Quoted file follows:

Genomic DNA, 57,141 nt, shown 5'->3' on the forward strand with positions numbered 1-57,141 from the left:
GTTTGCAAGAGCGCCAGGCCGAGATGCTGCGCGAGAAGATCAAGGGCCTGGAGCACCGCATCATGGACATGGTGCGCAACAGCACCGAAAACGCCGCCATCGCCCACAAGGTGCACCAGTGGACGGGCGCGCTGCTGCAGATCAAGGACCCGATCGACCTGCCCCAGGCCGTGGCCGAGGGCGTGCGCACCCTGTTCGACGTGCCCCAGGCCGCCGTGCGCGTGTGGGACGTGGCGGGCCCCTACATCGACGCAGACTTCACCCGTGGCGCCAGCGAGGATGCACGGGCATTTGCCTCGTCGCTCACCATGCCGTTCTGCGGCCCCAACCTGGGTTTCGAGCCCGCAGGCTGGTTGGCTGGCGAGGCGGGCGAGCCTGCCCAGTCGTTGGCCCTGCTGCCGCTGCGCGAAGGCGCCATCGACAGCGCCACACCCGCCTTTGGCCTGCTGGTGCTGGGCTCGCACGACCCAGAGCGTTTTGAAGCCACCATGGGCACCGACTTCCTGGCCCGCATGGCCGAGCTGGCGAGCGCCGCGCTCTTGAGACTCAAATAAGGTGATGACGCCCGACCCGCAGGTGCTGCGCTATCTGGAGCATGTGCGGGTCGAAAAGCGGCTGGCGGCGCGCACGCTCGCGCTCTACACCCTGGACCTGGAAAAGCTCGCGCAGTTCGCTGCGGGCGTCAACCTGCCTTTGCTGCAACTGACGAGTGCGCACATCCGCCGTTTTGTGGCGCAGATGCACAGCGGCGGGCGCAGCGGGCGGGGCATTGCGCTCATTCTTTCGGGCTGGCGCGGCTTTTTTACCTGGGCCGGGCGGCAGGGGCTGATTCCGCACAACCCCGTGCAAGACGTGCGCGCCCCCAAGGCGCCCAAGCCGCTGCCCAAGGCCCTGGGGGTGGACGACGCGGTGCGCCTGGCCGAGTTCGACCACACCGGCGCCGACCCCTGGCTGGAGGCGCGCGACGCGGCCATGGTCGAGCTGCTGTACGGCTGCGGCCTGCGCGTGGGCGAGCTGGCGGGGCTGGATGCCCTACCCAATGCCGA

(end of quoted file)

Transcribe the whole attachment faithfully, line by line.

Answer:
Genomic DNA, 57,141 nt, shown 5'->3' on the forward strand with positions numbered 1-57,141 from the left:
GTTTGCAAGAGCGCCAGGCCGAGATGCTGCGCGAGAAGATCAAGGGCCTGGAGCACCGCATCATGGACATGGTGCGCAACAGCACCGAAAACGCCGCCATCGCCCACAAGGTGCACCAGTGGACGGGCGCGCTGCTGCAGATCAAGGACCCGATCGACCTGCCCCAGGCCGTGGCCGAGGGCGTGCGCACCCTGTTCGACGTGCCCCAGGCCGCCGTGCGCGTGTGGGACGTGGCGGGCCCCTACATCGACGCAGACTTCACCCGTGGCGCCAGCGAGGATGCACGGGCATTTGCCTCGTCGCTCACCATGCCGTTCTGCGGCCCCAACCTGGGTTTCGAGCCCGCAGGCTGGTTGGCTGGCGAGGCGGGCGAGCCTGCCCAGTCGTTGGCCCTGCTGCCGCTGCGCGAAGGCGCCATCGACAGCGCCACACCCGCCTTTGGCCTGCTGGTGCTGGGCTCGCACGACCCAGAGCGTTTTGAAGCCACCATGGGCACCGACTTCCTGGCCCGCATGGCCGAGCTGGCGAGCGCCGCGCTCTTGAGACTCAAATAAGGTGATGACGCCCGACCCGCAGGTGCTGCGCTATCTGGAGCATGTGCGGGTCGAAAAGCGGCTGGCGGCGCGCACGCTCGCGCTCTACACCCTGGACCTGGAAAAGCTCGCGCAGTTCGCTGCGGGCGTCAACCTGCCTTTGCTGCAACTGACGAGTGCGCACATCCGCCGTTTTGTGGCGCAGATGCACAGCGGCGGGCGCAGCGGGCGGGGCATTGCGCTCATTCTTTCGGGCTGGCGCGGCTTTTTTACCTGGGCCGGGCGGCAGGGGCTGATTCCGCACAACCCCGTGCAAGACGTGCGCGCCCCCAAGGCGCCCAAGCCGCTGCCCAAGGCCCTGGGGGTGGACGACGCGGTGCGCCTGGCCGAGTTCGACCACACCGGCGCCGACCCCTGGCTGGAGGCGCGCGACGCGGCCATGGTCGAGCTGCTGTACGGCTGCGGCCTGCGCGTGGGCGAGCTGGCGGGGCTGGATGCCCTACCCAATGCCGA